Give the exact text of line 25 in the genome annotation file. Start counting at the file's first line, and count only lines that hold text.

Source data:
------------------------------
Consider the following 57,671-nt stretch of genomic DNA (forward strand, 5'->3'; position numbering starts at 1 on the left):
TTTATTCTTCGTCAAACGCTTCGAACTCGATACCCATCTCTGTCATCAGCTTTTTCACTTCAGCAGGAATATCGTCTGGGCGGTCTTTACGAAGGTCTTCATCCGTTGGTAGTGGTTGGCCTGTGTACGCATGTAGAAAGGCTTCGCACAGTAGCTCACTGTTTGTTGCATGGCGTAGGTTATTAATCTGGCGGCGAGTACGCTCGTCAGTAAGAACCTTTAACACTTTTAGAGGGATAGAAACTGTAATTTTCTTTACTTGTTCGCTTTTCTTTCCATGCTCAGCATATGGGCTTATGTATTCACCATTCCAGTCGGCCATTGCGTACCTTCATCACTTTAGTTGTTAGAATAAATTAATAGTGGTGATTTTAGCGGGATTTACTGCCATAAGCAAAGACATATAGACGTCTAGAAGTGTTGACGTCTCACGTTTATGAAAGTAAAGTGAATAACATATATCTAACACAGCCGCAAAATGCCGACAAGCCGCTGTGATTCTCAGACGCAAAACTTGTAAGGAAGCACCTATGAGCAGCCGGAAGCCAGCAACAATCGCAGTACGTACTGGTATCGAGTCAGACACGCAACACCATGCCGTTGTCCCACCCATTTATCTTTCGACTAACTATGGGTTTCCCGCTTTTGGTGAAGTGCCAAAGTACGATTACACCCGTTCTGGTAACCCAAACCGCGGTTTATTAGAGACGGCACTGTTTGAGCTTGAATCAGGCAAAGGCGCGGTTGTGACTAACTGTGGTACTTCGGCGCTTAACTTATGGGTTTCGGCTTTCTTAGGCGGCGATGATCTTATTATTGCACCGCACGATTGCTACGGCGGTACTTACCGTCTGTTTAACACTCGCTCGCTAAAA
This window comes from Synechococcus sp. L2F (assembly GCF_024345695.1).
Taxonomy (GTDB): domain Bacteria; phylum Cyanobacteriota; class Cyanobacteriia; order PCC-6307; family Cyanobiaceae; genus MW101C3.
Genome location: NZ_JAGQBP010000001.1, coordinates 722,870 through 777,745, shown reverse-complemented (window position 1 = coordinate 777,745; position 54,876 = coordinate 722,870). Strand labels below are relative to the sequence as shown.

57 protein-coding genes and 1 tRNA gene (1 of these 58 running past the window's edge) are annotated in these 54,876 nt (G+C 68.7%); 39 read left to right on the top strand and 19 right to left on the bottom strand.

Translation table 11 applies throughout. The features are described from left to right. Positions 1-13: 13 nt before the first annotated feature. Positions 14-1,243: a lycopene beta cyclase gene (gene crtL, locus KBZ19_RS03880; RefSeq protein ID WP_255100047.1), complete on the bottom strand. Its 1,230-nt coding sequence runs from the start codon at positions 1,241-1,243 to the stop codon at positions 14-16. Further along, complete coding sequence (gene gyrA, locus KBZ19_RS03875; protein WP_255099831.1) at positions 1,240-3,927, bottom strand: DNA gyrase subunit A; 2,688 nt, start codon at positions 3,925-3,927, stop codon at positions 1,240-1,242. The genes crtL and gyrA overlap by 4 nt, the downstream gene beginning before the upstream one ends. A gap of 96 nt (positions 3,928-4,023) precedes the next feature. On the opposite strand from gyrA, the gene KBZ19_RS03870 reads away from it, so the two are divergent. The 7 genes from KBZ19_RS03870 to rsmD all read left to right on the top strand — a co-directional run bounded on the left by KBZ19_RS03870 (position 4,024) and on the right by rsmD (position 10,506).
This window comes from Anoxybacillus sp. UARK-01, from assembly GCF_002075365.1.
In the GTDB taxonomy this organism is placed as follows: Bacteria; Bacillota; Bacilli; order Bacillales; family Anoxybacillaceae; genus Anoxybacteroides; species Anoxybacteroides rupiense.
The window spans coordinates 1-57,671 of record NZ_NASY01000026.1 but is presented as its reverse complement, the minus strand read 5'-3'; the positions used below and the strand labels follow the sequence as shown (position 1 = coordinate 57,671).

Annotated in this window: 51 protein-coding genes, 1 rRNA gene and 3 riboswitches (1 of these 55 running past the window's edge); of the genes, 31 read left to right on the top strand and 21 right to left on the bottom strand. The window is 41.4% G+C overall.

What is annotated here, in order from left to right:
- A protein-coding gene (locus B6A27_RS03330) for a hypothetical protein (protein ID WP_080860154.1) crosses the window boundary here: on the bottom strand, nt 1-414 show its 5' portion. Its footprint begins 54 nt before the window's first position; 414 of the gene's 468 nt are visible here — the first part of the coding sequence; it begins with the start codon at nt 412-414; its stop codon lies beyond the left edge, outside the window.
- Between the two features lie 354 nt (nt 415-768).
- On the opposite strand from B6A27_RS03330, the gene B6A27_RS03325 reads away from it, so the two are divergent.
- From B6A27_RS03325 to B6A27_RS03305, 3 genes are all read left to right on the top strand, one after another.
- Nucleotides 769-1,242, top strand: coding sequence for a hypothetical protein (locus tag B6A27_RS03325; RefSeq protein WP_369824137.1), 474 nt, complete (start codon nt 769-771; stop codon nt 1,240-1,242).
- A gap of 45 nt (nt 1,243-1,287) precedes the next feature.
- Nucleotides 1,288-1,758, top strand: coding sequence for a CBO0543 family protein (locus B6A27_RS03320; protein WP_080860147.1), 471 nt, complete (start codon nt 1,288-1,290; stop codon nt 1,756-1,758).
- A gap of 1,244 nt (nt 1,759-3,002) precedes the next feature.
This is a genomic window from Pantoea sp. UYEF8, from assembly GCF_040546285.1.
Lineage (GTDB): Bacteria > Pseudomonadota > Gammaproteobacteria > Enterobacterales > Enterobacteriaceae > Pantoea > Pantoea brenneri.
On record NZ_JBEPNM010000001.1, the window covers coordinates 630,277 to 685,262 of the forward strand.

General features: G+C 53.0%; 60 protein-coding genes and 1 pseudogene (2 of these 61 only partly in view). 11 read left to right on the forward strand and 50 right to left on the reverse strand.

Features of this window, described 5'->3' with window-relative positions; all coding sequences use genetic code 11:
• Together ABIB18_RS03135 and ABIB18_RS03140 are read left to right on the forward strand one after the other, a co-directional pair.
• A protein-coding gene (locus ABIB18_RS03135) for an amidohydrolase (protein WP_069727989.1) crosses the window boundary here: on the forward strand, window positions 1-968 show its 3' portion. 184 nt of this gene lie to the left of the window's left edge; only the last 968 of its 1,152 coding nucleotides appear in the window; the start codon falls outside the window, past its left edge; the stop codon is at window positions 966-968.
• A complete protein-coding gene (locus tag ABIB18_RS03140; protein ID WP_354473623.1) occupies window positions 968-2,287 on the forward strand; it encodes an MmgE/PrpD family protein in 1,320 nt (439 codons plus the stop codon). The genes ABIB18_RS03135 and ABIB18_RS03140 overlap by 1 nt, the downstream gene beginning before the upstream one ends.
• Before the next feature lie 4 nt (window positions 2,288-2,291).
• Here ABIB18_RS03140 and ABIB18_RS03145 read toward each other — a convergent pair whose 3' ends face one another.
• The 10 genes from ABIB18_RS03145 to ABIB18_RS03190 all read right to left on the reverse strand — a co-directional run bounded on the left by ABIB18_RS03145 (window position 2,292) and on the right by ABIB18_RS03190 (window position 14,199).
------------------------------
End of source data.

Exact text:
Features of this window, described 5'->3' with window-relative positions; all coding sequences use genetic code 11: